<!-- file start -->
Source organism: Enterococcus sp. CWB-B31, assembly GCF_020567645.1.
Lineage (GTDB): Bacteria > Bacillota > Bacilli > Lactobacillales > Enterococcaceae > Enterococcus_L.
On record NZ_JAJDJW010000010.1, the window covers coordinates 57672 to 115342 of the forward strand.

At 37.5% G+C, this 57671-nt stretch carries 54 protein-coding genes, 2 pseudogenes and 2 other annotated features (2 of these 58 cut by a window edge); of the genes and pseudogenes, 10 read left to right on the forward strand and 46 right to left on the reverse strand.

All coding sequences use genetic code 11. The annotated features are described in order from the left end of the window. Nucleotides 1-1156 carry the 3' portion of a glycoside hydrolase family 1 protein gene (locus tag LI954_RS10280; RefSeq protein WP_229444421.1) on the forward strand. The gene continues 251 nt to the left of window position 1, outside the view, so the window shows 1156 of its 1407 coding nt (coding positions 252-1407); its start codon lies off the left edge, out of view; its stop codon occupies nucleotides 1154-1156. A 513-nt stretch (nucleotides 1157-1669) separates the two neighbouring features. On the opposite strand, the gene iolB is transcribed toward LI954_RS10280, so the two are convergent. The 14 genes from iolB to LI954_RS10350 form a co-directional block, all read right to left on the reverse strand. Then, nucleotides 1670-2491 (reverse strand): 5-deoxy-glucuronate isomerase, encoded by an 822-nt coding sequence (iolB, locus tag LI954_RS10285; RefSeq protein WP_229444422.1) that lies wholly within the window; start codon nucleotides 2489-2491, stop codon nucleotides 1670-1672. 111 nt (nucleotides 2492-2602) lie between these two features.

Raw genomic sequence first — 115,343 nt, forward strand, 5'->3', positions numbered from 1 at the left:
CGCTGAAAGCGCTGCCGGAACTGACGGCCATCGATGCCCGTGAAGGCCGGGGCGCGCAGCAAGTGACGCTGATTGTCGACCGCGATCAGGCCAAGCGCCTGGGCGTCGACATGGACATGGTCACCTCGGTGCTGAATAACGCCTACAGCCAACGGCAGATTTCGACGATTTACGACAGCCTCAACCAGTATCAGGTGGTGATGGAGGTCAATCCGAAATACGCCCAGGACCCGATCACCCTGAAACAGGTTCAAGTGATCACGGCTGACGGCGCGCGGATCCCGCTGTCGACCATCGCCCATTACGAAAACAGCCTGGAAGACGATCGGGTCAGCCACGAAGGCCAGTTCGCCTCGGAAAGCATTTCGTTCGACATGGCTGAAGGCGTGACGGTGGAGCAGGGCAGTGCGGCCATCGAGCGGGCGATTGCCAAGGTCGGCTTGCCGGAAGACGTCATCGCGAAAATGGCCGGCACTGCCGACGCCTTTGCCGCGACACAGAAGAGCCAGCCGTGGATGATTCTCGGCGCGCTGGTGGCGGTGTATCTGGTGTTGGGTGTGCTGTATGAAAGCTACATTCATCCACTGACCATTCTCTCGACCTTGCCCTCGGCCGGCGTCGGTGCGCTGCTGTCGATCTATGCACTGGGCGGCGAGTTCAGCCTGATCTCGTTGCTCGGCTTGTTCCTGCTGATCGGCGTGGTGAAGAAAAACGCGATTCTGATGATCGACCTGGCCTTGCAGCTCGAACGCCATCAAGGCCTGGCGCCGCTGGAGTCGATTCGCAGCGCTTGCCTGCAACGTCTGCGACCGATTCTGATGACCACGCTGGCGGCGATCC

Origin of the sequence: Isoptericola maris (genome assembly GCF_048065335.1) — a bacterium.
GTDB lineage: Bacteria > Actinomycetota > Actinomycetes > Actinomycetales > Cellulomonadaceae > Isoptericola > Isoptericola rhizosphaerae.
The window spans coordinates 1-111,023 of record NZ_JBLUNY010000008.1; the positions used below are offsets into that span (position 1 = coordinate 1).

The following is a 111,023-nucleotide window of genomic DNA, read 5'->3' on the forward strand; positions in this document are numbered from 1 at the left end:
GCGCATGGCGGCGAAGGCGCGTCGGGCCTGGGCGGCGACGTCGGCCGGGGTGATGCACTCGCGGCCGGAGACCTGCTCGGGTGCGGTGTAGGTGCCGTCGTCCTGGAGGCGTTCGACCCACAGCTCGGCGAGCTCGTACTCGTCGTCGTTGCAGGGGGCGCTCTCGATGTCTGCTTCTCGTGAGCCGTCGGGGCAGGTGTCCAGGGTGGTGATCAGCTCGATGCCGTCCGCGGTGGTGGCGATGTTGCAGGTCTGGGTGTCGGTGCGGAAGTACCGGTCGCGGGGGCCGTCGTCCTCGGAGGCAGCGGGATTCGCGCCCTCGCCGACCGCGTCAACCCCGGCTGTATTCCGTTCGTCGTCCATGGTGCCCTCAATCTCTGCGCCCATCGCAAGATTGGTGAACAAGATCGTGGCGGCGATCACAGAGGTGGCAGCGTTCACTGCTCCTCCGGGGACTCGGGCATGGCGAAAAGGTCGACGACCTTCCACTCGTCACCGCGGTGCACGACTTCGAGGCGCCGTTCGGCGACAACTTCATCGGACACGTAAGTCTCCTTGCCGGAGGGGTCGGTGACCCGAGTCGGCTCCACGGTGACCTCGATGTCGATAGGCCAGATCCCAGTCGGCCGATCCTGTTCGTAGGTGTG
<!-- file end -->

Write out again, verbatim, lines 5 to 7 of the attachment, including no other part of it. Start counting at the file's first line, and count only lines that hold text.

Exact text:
All coding sequences use genetic code 11. The annotated features are described in order from the left end of the window. Nucleotides 1-1156 carry the 3' portion of a glycoside hydrolase family 1 protein gene (locus tag LI954_RS10280; RefSeq protein WP_229444421.1) on the forward strand. The gene continues 251 nt to the left of window position 1, outside the view, so the window shows 1156 of its 1407 coding nt (coding positions 252-1407); its start codon lies off the left edge, out of view; its stop codon occupies nucleotides 1154-1156. A 513-nt stretch (nucleotides 1157-1669) separates the two neighbouring features. On the opposite strand, the gene iolB is transcribed toward LI954_RS10280, so the two are convergent. The 14 genes from iolB to LI954_RS10350 form a co-directional block, all read right to left on the reverse strand. Then, nucleotides 1670-2491 (reverse strand): 5-deoxy-glucuronate isomerase, encoded by an 822-nt coding sequence (iolB, locus tag LI954_RS10285; RefSeq protein WP_229444422.1) that lies wholly within the window; start codon nucleotides 2489-2491, stop codon nucleotides 1670-1672. 111 nt (nucleotides 2492-2602) lie between these two features.

Raw genomic sequence first — 115,343 nt, forward strand, 5'->3', positions numbered from 1 at the left:
CGCTGAAAGCGCTGCCGGAACTGACGGCCATCGATGCCCGTGAAGGCCGGGGCGCGCAGCAAGTGACGCTGATTGTCGACCGCGATCAGGCCAAGCGCCTGGGCGTCGACATGGACATGGTCACCTCGGTGCTGAATAACGCCTACAGCCAACGGCAGATTTCGACGATTTACGACAGCCTCAACCAGTATCAGGTGGTGATGGAGGTCAATCCGAAATACGCCCAGGACCCGATCACCCTGAAACAGGTTCAAGTGATCACGGCTGACGGCGCGCGGATCCCGCTGTCGACCATCGCCCATTACGAAAACAGCCTGGAAGACGATCGGGTCAGCCACGAAGGCCAGTTCGCCTCGGAAAGCATTTCGTTCGACATGGCTGAAGGCGTGACGGTGGAGCAGGGCAGTGCGGCCATCGAGCGGGCGATTGCCAAGGTCGGCTTGCCGGAAGACGTCATCGCGAAAATGGCCGGCACTGCCGACGCCTTTGCCGCGACACAGAAGAGCCAGCCGTGGATGATTCTCGGCGCGCTGGTGGCGGTGTATCTGGTGTTGGGTGTGCTGTATGAAAGCTACATTCATCCACTGACCATTCTCTCGACCTTGCCCTCGGCCGGCGTCGGTGCGCTGCTGTCGATCTATGCACTGGGCGGCGAGTTCAGCCTGATCTCGTTGCTCGGCTTGTTCCTGCTGATCGGCGTGGTGAAGAAAAACGCGATTCTGATGATCGACCTGGCCTTGCAGCTCGAACGCCATCAAGGCCTGGCGCCGCTGGAGTCGATTCGCAGCGCTTGCCTGCAACGTCTGCGACCGATTCTGATGACCACGCTGGCGGCGATCC